Any gift, large or small, helps the many veterans in our care. However, a gift to Combat Stress could also reduce the Inheritance Tax on your estate.
Your beneficiaries will only have to pay Inheritance Tax if your estate is over a certain value.
Your estate could include any property you own, stocks and shares, pensions, insurance policies, annual service benefits, PEPs/ISAs and savings accounts.
The Chancellor sets the levels at which Inheritance Tax will be applied (currently 40%, even if you only ever paid basic rate income tax before). From 6 April 2009 the threshold for Inheritance Tax rose to £325,000 for individuals. 40% will be deducted from the portion of your estate that is over the threshold.
Married couples and members of civil partnerships are able to transfer any unused allowance to a spouse or partner so that they can leave up to £650,000 before death duties are due.
You may think that if you add up your investments and savings and the sum is less than £325,000 that Inheritance Tax isn’t going to affect you. But beware, your estate also includes the value of your home – not what you paid for it, perhaps decades ago - but the full market value at today’s prices. In fact, about 40,000 estates every year are subject to Inheritance Tax.
Most people do not realise that Inheritance Tax can also apply to large gifts you make up to seven years before your death. However, any gift made to your spouse or civil partner or to a charity you care about, is free of tax.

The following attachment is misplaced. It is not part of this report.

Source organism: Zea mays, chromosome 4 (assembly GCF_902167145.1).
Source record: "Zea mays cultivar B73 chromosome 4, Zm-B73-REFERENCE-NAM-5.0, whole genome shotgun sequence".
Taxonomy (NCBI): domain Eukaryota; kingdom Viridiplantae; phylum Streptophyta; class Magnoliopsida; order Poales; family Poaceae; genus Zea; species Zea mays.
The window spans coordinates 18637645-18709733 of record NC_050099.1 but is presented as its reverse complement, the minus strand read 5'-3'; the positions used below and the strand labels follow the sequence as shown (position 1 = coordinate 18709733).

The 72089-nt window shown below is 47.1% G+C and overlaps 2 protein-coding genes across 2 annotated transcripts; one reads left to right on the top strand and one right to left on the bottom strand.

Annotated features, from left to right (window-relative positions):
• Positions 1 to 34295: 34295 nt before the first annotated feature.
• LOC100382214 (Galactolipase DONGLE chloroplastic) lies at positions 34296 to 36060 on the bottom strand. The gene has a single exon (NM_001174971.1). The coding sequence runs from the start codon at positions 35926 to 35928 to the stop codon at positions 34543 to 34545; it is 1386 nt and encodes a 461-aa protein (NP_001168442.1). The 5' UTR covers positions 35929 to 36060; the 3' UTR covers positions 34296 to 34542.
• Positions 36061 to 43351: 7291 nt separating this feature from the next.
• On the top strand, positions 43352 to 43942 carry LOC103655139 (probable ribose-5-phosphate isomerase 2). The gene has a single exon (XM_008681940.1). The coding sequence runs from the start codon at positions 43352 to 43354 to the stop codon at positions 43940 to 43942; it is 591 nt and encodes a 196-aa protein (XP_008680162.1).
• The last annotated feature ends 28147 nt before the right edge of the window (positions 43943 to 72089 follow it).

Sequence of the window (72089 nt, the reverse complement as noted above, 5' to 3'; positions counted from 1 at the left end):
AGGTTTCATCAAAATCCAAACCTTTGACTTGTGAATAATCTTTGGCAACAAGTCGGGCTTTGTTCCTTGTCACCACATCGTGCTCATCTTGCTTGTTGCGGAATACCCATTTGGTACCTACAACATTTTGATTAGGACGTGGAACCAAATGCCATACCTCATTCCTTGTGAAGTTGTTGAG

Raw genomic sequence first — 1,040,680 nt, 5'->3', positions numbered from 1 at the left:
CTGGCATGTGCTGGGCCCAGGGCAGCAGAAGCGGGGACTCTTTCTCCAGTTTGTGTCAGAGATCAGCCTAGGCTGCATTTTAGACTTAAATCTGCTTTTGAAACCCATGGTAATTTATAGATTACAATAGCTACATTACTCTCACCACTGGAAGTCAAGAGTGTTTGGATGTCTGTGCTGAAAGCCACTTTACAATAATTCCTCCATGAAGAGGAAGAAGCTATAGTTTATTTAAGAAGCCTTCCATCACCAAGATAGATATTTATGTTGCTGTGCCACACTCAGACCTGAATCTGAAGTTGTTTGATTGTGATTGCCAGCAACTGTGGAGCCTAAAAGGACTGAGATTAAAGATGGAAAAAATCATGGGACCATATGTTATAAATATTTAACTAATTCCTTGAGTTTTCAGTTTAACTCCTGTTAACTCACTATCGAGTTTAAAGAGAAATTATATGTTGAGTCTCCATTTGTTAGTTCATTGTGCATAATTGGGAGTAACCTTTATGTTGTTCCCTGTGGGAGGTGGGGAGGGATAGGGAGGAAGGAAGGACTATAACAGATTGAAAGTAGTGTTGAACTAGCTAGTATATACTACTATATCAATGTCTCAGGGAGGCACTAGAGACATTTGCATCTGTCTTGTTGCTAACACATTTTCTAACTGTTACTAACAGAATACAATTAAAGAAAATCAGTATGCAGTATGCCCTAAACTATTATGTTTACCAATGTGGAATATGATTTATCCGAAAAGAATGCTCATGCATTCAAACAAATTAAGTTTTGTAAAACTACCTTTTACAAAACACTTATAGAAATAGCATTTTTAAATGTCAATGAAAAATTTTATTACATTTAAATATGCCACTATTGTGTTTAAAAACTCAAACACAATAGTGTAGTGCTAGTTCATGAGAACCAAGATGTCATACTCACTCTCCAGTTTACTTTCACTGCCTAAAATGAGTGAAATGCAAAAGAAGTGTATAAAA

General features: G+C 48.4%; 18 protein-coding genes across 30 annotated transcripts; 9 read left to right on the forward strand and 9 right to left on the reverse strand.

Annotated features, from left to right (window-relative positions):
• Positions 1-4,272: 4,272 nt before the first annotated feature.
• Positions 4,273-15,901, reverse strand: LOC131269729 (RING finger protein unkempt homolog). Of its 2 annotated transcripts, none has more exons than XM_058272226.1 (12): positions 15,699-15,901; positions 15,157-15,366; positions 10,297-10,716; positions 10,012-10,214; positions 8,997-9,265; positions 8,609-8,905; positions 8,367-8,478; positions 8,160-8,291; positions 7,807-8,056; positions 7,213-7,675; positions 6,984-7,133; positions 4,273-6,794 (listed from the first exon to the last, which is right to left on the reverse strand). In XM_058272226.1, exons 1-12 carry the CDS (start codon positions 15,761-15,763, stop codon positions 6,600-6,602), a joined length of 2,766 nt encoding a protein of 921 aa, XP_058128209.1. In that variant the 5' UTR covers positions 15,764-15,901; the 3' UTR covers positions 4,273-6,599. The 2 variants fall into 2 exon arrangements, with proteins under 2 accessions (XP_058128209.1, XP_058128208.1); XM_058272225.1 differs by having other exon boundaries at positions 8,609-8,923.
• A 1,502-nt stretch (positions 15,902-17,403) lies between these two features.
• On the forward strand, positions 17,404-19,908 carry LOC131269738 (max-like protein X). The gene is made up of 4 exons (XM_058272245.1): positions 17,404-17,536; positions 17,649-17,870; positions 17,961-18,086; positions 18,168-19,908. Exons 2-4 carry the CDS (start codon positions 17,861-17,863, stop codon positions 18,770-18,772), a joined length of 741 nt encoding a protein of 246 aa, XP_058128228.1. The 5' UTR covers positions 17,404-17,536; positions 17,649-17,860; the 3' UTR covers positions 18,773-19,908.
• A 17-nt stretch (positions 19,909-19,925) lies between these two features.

Such gifts are deducted from your estate before Inheritance Tax is calculated. So if these gifts reduce the value of your estate to below the threshold it should no longer be liable for any Inheritance Tax.
On estates over £325,000 where no legacy is left to charity, Inheritance Tax is charged at the full rate of 40% where it is not left to a spouse or civil partner and does not qualify for any other relief or exemption.
However, if your estate is above this level and at least 10% is left to charity, Inheritance Tax is charged at the reduced rate of 36%.
The 10% can be made up of smaller gifts to multiple charities, as long as it adds up to 10% of your estate.
All figures correct at time of printing, August 2014.